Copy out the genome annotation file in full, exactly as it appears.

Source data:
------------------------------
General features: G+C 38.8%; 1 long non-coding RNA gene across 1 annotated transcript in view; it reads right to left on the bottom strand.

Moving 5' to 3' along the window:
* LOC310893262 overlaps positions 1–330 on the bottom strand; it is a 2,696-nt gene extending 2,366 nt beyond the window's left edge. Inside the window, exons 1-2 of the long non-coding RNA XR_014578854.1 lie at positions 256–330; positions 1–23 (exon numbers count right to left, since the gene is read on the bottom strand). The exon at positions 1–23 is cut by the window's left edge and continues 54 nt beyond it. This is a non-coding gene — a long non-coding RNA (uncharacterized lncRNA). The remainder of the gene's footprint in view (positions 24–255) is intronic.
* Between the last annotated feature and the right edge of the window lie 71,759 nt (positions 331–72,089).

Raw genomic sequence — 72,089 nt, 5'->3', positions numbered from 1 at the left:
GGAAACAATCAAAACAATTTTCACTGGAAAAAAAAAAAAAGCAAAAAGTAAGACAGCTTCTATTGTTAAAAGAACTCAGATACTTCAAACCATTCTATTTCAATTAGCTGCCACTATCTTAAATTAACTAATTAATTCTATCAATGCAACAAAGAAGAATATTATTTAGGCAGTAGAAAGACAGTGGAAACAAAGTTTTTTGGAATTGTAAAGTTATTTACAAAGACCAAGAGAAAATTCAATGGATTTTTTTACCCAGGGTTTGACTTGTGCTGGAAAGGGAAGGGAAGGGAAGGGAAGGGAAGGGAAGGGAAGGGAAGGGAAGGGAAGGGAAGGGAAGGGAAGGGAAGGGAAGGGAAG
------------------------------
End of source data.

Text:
General features: G+C 38.8%; 1 long non-coding RNA gene across 1 annotated transcript in view; it reads right to left on the bottom strand.

Moving 5' to 3' along the window:
* LOC310893262 overlaps positions 1–330 on the bottom strand; it is a 2,696-nt gene extending 2,366 nt beyond the window's left edge. Inside the window, exons 1-2 of the long non-coding RNA XR_014578854.1 lie at positions 256–330; positions 1–23 (exon numbers count right to left, since the gene is read on the bottom strand). The exon at positions 1–23 is cut by the window's left edge and continues 54 nt beyond it. This is a non-coding gene — a long non-coding RNA (uncharacterized lncRNA). The remainder of the gene's footprint in view (positions 24–255) is intronic.
* Between the last annotated feature and the right edge of the window lie 71,759 nt (positions 331–72,089).

Raw genomic sequence — 72,089 nt, 5'->3', positions numbered from 1 at the left:
GGAAACAATCAAAACAATTTTCACTGGAAAAAAAAAAAAAGCAAAAAGTAAGACAGCTTCTATTGTTAAAAGAACTCAGATACTTCAAACCATTCTATTTCAATTAGCTGCCACTATCTTAAATTAACTAATTAATTCTATCAATGCAACAAAGAAGAATATTATTTAGGCAGTAGAAAGACAGTGGAAACAAAGTTTTTTGGAATTGTAAAGTTATTTACAAAGACCAAGAGAAAATTCAATGGATTTTTTTACCCAGGGTTTGACTTGTGCTGGAAAGGGAAGGGAAGGGAAGGGAAGGGAAGGGAAGGGAAGGGAAGGGAAGGGAAGGGAAGGGAAGGGAAGGGAAGGGAAGGGAAG